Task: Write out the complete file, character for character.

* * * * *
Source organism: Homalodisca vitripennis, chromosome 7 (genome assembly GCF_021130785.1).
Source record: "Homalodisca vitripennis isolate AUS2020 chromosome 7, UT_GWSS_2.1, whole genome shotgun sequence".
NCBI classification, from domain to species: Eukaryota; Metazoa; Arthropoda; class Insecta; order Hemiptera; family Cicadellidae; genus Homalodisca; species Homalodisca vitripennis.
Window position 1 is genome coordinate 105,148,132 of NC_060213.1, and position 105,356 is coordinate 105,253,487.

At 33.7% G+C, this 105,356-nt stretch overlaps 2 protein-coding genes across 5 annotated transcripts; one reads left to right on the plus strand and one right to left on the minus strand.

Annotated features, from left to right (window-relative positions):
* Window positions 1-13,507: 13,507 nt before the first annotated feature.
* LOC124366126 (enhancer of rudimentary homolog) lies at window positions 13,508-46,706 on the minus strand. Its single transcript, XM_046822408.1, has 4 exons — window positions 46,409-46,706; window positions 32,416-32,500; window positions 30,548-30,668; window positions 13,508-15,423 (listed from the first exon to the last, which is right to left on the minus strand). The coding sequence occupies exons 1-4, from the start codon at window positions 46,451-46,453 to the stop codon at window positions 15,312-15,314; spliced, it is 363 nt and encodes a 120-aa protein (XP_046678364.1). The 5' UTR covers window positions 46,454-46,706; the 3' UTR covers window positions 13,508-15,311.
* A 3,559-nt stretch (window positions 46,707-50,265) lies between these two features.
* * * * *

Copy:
Source organism: Homalodisca vitripennis, chromosome 7 (genome assembly GCF_021130785.1).
Source record: "Homalodisca vitripennis isolate AUS2020 chromosome 7, UT_GWSS_2.1, whole genome shotgun sequence".
NCBI classification, from domain to species: Eukaryota; Metazoa; Arthropoda; class Insecta; order Hemiptera; family Cicadellidae; genus Homalodisca; species Homalodisca vitripennis.
Window position 1 is genome coordinate 105,148,132 of NC_060213.1, and position 105,356 is coordinate 105,253,487.

At 33.7% G+C, this 105,356-nt stretch overlaps 2 protein-coding genes across 5 annotated transcripts; one reads left to right on the plus strand and one right to left on the minus strand.

Annotated features, from left to right (window-relative positions):
* Window positions 1-13,507: 13,507 nt before the first annotated feature.
* LOC124366126 (enhancer of rudimentary homolog) lies at window positions 13,508-46,706 on the minus strand. Its single transcript, XM_046822408.1, has 4 exons — window positions 46,409-46,706; window positions 32,416-32,500; window positions 30,548-30,668; window positions 13,508-15,423 (listed from the first exon to the last, which is right to left on the minus strand). The coding sequence occupies exons 1-4, from the start codon at window positions 46,451-46,453 to the stop codon at window positions 15,312-15,314; spliced, it is 363 nt and encodes a 120-aa protein (XP_046678364.1). The 5' UTR covers window positions 46,454-46,706; the 3' UTR covers window positions 13,508-15,311.
* A 3,559-nt stretch (window positions 46,707-50,265) lies between these two features.